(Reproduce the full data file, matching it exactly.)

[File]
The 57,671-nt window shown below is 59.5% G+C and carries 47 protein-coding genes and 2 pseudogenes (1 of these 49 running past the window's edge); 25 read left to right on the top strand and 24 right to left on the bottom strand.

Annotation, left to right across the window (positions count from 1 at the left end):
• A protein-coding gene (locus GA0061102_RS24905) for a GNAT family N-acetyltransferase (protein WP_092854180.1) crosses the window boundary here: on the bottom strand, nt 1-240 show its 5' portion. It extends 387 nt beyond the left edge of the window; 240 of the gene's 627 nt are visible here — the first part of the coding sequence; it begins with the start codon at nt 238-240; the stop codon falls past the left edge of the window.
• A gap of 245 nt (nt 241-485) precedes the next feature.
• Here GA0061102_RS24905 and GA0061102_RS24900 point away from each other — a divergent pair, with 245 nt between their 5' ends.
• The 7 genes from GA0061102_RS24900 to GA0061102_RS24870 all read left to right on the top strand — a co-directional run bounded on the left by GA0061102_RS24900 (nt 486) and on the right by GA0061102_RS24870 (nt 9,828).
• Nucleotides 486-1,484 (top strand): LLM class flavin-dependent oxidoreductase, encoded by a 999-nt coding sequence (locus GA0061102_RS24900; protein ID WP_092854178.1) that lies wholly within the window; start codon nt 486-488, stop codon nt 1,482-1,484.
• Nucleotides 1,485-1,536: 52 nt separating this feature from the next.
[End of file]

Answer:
The 57,671-nt window shown below is 59.5% G+C and carries 47 protein-coding genes and 2 pseudogenes (1 of these 49 running past the window's edge); 25 read left to right on the top strand and 24 right to left on the bottom strand.

Annotation, left to right across the window (positions count from 1 at the left end):
• A protein-coding gene (locus GA0061102_RS24905) for a GNAT family N-acetyltransferase (protein WP_092854180.1) crosses the window boundary here: on the bottom strand, nt 1-240 show its 5' portion. It extends 387 nt beyond the left edge of the window; 240 of the gene's 627 nt are visible here — the first part of the coding sequence; it begins with the start codon at nt 238-240; the stop codon falls past the left edge of the window.
• A gap of 245 nt (nt 241-485) precedes the next feature.
• Here GA0061102_RS24905 and GA0061102_RS24900 point away from each other — a divergent pair, with 245 nt between their 5' ends.
• The 7 genes from GA0061102_RS24900 to GA0061102_RS24870 all read left to right on the top strand — a co-directional run bounded on the left by GA0061102_RS24900 (nt 486) and on the right by GA0061102_RS24870 (nt 9,828).
• Nucleotides 486-1,484 (top strand): LLM class flavin-dependent oxidoreductase, encoded by a 999-nt coding sequence (locus GA0061102_RS24900; protein ID WP_092854178.1) that lies wholly within the window; start codon nt 486-488, stop codon nt 1,482-1,484.
• Nucleotides 1,485-1,536: 52 nt separating this feature from the next.